I have said that I leave each death changed in some way. Natural, unnatural, old, young, violent… As a Sergeant in the city of Berkeley, California for over 12 years, (and an officer for 8 years before that) I have gone to far too many. The deaths in which we force our way into a home or apartment as part of our community care taking role because someone has not seen a loved one or heard from him/her in (fill in the blank) days, weeks. Then there are the suicides, the homicides. I imagine I will share more of these moments, but for now, I uncovered this. Although there is no date on this piece, I know I wrote this when I was a newer Sergeant, maybe in 2003 or 4 –
I had seen it before. Hands over her mouth. An impending scream that is stifled to gasps as she approaches the room. “Mom…Noooooooo…” “I made you salmon for lunch today.” She kneels close. Hands outstretched. Suspended with indecision. The indecision that comes with grief. Should I touch?
Her mom is on her back on the floor, covered with a blanket to her throat. Tubes still in her mouth, eyes half open. I stand at a distance. I feel oppressed by the uniform, the weight I carry, the belt, the officialdom, and my own emotion.
She turns to me, still on her knees, and I know the questions before she asks. “We have to wait for the Coroner to give a release. As soon as we get that, Officer —— is handling that, we can give her dignity – your mom dignity. We can get her off the floor and place her in your care.”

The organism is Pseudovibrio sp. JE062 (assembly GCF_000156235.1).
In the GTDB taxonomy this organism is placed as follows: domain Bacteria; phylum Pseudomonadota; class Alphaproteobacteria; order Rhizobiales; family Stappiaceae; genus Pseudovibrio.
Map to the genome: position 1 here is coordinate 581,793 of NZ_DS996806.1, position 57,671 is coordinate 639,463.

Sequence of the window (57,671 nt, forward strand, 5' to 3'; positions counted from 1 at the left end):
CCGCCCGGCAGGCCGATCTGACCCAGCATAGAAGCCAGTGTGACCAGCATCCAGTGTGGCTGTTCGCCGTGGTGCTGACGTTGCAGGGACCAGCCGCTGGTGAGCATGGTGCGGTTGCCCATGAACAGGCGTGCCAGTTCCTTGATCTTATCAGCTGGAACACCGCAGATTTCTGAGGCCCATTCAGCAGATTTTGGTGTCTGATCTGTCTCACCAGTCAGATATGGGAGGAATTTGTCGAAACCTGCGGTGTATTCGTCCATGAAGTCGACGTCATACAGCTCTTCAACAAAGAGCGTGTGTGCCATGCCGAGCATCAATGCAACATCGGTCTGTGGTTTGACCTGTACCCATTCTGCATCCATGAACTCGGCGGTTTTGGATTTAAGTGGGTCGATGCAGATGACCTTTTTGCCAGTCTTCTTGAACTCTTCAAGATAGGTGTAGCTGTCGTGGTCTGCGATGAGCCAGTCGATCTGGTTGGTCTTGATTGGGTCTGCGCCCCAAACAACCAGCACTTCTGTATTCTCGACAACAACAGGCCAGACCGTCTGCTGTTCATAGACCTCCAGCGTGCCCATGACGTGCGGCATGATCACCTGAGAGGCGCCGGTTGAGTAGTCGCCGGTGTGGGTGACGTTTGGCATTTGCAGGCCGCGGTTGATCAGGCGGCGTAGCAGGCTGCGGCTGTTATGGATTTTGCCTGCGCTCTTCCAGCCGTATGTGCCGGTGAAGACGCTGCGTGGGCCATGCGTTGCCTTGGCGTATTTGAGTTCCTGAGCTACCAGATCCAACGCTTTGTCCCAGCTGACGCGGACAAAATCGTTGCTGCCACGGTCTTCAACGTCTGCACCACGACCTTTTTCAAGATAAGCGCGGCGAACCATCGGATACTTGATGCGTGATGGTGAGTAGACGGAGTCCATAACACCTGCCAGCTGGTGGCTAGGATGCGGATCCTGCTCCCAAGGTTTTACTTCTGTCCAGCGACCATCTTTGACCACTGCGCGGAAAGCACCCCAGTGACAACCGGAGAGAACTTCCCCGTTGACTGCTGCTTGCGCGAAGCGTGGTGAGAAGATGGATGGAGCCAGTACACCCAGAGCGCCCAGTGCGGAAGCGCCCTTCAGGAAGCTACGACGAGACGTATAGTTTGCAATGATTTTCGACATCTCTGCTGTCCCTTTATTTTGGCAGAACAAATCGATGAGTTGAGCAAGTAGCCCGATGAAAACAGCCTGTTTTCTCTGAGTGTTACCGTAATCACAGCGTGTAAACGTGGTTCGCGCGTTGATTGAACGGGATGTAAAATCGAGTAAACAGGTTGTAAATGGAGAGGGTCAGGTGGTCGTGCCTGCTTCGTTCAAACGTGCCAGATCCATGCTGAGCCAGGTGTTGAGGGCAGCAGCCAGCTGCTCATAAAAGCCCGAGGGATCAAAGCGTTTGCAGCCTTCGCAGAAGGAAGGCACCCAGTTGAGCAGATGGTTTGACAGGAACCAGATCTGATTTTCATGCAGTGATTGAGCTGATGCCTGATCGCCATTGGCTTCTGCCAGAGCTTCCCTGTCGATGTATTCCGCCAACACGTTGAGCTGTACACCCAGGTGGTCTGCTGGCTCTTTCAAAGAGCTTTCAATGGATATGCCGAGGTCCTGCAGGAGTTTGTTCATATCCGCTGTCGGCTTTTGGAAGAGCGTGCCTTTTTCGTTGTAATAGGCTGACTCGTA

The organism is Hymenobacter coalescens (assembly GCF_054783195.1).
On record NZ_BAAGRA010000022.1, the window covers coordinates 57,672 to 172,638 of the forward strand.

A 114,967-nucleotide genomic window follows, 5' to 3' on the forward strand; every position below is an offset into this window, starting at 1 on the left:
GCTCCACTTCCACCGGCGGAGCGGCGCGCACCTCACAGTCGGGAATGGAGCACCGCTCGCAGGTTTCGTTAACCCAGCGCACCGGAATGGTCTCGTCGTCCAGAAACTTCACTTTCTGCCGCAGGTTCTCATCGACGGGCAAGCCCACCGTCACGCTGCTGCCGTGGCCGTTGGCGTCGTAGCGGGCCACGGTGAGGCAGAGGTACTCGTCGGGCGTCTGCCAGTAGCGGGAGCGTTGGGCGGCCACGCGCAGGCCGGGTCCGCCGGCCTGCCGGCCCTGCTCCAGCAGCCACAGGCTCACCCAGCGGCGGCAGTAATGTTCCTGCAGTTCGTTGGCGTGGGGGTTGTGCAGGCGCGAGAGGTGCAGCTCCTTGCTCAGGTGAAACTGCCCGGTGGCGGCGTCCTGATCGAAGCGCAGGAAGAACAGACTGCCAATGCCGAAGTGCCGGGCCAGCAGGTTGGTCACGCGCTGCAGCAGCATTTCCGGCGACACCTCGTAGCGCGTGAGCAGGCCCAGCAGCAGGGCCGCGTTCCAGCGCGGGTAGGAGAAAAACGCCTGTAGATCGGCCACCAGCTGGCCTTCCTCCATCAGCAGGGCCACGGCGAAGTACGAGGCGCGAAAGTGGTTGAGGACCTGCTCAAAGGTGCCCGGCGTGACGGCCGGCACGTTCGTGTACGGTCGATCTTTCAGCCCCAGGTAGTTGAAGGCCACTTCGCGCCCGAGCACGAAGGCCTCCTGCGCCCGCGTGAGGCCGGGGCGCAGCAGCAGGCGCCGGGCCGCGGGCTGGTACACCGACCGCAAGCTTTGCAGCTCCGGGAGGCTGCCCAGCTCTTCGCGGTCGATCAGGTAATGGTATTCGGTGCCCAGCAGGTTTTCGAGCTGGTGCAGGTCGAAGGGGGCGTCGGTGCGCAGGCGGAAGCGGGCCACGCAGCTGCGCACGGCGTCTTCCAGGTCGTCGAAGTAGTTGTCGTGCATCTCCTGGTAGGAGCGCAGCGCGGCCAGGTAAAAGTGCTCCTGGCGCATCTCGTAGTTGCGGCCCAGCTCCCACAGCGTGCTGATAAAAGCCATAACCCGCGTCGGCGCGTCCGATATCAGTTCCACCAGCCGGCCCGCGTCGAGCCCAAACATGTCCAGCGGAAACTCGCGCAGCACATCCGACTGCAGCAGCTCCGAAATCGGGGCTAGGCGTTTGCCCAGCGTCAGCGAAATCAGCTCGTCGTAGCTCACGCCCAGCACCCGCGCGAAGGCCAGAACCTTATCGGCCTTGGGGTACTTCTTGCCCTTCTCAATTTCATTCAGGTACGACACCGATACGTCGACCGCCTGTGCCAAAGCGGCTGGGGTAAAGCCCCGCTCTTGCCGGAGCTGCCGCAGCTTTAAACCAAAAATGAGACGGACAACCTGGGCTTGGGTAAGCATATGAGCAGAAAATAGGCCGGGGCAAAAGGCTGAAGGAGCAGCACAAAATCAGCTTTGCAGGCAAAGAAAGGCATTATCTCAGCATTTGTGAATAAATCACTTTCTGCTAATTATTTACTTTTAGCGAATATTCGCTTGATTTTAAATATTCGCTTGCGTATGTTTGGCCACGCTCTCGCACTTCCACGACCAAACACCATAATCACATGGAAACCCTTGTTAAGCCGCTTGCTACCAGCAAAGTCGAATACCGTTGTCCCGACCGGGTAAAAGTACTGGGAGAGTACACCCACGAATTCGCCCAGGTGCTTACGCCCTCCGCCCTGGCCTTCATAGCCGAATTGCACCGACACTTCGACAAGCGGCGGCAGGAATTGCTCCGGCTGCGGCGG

In the first years of being a police officer, I learned that word choice is powerful in this work, particularly with death. No matter the spirituality, “the body” feels wrong. I also came to know what officers are outwardly uncomfortable with death, don’t want to stay in the room, although they should. The officers who seem uncaring and officious and yet it is their own way of protecting themselves from what scares them. I allow them to do their paperwork and phone calls while I do the talking. I do the touching. Hands on an arm or back. Softly pulling those back who wish to fall on their loved ones. It is the least and the most I can do.
The daughter stays on the floor – fielding phone calls. “Mom’s dead.” She says it many times. I try not to look too much. I know I cannot offer the comfort she wants or needs. “I am talking to Mary and —- – the police officers,” she tells someone. Its sounds strangely personal and sweet and I am thankful that I have used our first names. More family arrives and the grief is magnified by 2, by 4. I linger beyond what I should.
When the Coroner gives the release, I enter the small room, this time alone, as the family talks and hugs outside. I put gloves on and look to the mom. I remove the intubation tube myself. At first, I am frightened. I pull gently and what air – what life – pulls out with it. Unpleasant. The sound something unforgettable. I wipe her mouth. Her jaw is misshapen by the passage of time. I hold her chin and push up ever so slightly hoping to make it…appear normal? Peaceful perhaps? I am not successful. I peel off the gloves and drop them in a bin nearby. I stand with my eyes closed – a ritual I have come to know. I take in the stillness. Offer reverence for her life, this woman, this mother I do not know. Reverence to she who is loved. I find the nursing home staff and ask them to place her in her bed and leave.